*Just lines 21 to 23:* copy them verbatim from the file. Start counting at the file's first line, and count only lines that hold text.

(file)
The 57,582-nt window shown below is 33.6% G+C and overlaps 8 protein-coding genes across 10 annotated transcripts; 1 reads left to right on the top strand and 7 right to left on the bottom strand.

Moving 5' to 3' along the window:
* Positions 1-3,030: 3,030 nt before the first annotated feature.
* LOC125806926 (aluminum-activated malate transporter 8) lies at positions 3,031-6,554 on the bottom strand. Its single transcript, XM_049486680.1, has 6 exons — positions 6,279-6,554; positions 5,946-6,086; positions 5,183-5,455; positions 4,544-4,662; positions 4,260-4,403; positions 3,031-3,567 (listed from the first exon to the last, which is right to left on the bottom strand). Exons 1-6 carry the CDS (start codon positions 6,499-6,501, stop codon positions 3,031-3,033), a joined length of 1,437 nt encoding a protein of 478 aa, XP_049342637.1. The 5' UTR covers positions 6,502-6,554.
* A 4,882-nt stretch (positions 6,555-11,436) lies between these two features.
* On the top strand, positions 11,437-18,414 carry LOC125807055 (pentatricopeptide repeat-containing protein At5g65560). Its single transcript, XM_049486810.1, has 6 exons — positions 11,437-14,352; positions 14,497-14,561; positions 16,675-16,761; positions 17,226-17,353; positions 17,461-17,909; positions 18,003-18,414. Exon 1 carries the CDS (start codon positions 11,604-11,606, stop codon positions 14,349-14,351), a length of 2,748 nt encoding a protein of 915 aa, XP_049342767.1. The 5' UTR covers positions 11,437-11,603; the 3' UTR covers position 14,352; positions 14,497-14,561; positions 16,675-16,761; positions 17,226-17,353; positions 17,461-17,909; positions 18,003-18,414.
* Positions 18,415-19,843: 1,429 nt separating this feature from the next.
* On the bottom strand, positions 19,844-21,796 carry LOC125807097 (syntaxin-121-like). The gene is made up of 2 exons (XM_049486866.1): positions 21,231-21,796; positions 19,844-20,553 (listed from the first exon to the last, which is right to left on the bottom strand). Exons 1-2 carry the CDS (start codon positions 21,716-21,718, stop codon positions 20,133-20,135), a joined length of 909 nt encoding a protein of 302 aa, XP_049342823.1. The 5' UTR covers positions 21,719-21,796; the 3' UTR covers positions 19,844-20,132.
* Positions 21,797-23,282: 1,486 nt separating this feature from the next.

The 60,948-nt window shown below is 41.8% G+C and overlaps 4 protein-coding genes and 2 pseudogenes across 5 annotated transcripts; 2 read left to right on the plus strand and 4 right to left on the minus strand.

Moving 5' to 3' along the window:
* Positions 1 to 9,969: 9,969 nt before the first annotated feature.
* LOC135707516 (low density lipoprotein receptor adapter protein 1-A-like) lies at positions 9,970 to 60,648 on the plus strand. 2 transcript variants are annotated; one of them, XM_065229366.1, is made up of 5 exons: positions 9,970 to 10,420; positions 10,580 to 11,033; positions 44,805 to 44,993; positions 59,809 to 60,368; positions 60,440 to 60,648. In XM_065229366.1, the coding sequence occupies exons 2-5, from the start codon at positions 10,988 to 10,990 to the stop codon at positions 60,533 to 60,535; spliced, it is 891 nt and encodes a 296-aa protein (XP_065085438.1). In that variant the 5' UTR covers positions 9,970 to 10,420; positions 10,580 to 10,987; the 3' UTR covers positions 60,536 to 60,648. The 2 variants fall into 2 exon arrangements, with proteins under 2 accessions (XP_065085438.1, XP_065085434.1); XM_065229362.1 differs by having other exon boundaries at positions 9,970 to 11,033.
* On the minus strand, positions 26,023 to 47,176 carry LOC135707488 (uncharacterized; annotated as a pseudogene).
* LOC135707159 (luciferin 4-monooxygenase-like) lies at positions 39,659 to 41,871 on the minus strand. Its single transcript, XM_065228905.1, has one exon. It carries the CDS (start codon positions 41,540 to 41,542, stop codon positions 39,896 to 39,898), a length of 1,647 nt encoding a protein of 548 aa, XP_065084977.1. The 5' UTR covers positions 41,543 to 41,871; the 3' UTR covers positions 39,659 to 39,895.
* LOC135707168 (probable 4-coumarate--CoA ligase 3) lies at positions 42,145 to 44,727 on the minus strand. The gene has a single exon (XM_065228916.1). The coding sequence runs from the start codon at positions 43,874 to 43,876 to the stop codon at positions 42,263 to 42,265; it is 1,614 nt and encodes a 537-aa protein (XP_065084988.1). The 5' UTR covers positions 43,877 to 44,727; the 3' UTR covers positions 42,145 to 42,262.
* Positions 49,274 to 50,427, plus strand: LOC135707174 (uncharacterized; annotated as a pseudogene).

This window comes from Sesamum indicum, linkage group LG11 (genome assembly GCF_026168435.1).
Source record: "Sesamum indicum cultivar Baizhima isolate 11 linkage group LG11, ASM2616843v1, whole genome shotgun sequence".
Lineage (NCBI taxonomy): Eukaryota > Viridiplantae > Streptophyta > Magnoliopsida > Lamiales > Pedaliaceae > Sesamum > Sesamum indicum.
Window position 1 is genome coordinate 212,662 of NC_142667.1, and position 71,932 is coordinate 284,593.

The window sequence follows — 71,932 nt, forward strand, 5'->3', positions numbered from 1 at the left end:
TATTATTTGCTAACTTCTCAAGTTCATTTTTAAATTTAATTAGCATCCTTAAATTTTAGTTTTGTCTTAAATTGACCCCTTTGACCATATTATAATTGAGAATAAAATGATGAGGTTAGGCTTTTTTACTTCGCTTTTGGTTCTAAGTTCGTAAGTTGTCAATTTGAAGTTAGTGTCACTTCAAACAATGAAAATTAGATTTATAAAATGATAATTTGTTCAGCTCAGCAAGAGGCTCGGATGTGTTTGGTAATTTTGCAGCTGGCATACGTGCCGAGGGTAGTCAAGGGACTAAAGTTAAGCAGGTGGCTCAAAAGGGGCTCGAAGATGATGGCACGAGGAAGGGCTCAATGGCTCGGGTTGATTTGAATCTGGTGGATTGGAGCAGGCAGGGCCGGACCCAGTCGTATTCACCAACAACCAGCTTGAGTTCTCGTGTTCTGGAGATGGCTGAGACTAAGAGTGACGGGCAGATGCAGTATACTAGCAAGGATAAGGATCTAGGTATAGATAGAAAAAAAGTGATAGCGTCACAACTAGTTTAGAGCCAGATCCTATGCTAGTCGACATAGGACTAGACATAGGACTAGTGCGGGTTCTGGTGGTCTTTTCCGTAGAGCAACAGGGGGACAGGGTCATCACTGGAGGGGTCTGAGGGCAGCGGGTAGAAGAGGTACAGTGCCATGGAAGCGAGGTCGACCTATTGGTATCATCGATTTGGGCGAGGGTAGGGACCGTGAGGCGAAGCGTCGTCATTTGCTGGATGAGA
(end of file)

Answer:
Window position 1 is genome coordinate 212,662 of NC_142667.1, and position 71,932 is coordinate 284,593.

The window sequence follows — 71,932 nt, forward strand, 5'->3', positions numbered from 1 at the left end:
TATTATTTGCTAACTTCTCAAGTTCATTTTTAAATTTAATTAGCATCCTTAAATTTTAGTTTTGTCTTAAATTGACCCCTTTGACCATATTATAATTGAGAATAAAATGATGAGGTTAGGCTTTTTTACTTCGCTTTTGGTTCTAAGTTCGTAAGTTGTCAATTTGAAGTTAGTGTCACTTCAAACAATGAAAATTAGATTTATAAAATGATAATTTGTTCAGCTCAGCAAGAGGCTCGGATGTGTTTGGTAATTTTGCAGCTGGCATACGTGCCGAGGGTAGTCAAGGGACTAAAGTTAAGCAGGTGGCTCAAAAGGGGCTCGAAGATGATGGCACGAGGAAGGGCTCAATGGCTCGGGTTGATTTGAATCTGGTGGATTGGAGCAGGCAGGGCCGGACCCAGTCGTATTCACCAACAACCAGCTTGAGTTCTCGTGTTCTGGAGATGGCTGAGACTAAGAGTGACGGGCAGATGCAGTATACTAGCAAGGATAAGGATCTAGGTATAGATAGAAAAAAAGTGATAGCGTCACAACTAGTTTAGAGCCAGATCCTATGCTAGTCGACATAGGACTAGACATAGGACTAGTGCGGGTTCTGGTGGTCTTTTCCGTAGAGCAACAGGGGGACAGGGTCATCACTGGAGGGGTCTGAGGGCAGCGGGTAGAAGAGGTACAGTGCCATGGAAGCGAGGTCGACCTATTGGTATCATCGATTTGGGCGAGGGTAGGGACCGTGAGGCGAAGCGTCGTCATTTGCTGGATGAGA